In my role as a teacher of women's history and women's studies at Cornell University, I have heard variations of this kind of "body talk" for almost two decades. It usually takes the form of offhand comments, but it recently surfaced in a seminar discussion about the health of women and girls in the nineteenth century. Clad in a variety of comfortable clothes, ranging from leggings and jeans to baggy sweaters and dresses, my students deplored the corset and lamented the constraints Victorian society imposed on women. Clearly, they considered themselves much better off than the young women who had braved public criticism to study at Cornell a century earlier.
Then the conversation drifted to the present, and somehow we ended up talking about a current body project that I had known little about. My students told me how they remove pubic hair in order to wear the newest, most minimal bikinis. As we talked, a few uttered a disapproving "No way" or "Ouch," but others felt compelled to offer a rationale for this delicate procedure. "It's necessary," they said, "so you can feel confident at the beach." Although they admitted that male ogling made them nervous, they also regarded the ability to display their bodies as a sign of women's liberation, a mark of progress, and a basic American right. Madonna was mentioned as a model: she keeps her body absolutely hairless, my students assured me, and she retains a highly paid, personal cosmetologist to do the job.
These young women were bright enough to gain admission to an Ivy League university, and they enjoyed educational opportunities unknown to earlier generations. But they also felt a need to strictly police their bodies. I was intrigued by both their discreet euphemism for genitalia--"bikini-line area"--and their willingness to add yet another body concern to the already substantial litany of adolescent anxieties: hair, pimples, thighs. We talked some more, and I offered my perspective as a historian and feminist, but also as a grandmother. Life in the world of the microbikini is obviously different from life in the world of the corset, I argued, but there are still constraints and difficulties, perhaps even greater ones. Today, unlike in the Victorian era, commercial interests play directly to the body angst of young girls, a marketing strategy that results in enormous revenues for manufacturers of skin and hair products as well as diet foods.8 Although elevated body angst is a great boost to corporate profits, it saps the creativity of girls and threatens their mental and physical health. Progress for women is obviously filled with ambiguities.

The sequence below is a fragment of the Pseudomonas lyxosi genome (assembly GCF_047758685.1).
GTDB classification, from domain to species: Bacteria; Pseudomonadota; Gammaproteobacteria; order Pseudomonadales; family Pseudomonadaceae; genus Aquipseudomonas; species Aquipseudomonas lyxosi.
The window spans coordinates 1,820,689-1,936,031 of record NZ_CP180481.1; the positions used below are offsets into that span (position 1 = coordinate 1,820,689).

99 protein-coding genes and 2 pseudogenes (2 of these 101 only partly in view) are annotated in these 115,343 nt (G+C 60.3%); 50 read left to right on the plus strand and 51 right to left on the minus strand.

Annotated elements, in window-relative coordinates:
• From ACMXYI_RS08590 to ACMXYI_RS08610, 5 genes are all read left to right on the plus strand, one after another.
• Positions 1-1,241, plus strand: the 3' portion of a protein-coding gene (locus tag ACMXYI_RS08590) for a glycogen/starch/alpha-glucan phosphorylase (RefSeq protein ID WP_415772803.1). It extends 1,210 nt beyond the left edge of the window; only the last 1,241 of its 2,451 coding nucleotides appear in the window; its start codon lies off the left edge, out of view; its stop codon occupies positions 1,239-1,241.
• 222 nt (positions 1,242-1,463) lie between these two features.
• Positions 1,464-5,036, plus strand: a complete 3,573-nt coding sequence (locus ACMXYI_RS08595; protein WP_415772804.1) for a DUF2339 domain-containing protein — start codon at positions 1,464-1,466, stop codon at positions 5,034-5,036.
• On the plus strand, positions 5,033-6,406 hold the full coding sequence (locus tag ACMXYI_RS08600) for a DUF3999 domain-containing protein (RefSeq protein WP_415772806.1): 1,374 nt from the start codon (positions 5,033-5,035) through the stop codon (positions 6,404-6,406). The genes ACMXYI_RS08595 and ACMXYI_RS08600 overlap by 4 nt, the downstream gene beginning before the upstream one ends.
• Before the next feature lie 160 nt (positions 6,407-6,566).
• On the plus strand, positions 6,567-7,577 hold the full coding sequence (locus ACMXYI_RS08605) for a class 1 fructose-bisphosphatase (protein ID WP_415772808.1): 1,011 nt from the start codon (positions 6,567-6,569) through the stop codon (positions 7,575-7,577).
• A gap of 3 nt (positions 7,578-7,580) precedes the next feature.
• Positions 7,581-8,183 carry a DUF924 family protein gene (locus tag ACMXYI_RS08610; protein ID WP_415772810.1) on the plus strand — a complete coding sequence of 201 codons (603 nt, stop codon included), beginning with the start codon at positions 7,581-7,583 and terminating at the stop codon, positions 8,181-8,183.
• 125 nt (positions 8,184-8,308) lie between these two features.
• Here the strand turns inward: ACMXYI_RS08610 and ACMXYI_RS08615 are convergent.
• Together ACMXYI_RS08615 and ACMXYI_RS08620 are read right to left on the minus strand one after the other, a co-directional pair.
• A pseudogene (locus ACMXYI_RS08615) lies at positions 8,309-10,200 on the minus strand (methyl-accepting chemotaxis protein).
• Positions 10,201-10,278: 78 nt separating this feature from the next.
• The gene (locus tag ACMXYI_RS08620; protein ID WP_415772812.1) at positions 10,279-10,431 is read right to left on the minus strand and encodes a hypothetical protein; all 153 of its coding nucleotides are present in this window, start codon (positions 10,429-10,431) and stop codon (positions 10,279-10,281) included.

What makes the situation today especially urgent, however, is that the problem begins so early in life, when the female body first begins to gear up for reproduction. Puberty begins earlier today, which means that girls must cope with menstruation and other aspects of physical maturation at a younger age, when they are really still children emotionally. Until puberty, girls really are the stronger sex in terms of standard measures of physical and mental health: they are hardier, less likely to injure themselves, and more competent in social relations. But as soon as the body begins to change, a girl's advantage starts to evaporate. At that point, more and more girls begin to suffer bouts of clinical depression. The explanation of this sex difference lies in the frustrations girls feel about the divergence between their dreams for the future and the conventional sex roles implied by their emerging breasts and hips.9
In addition to an increasing risk of depression and suicide attempts, adolescent girls today are more vulnerable than boys of the same age to eating disorders, substance abuse, and dropping out of school. And of course, early childbearing has a greater impact on a girl's life than it has on that of her male sexual partner. The well-known work of Harvard psychologist Carol Gilligan is premised on the notion that adolescence is a time of crisis for contemporary girls; so is Reviving Ophelia, a recent best-seller by clinical psychologist Mary Pipher. Gilligan's sensitive studies reveal that between the ages of eleven and sixteen young women lose their confidence and become insecure and self-doubting; Pipher sees adolescence as the time when a girl's self-esteem crumbles.10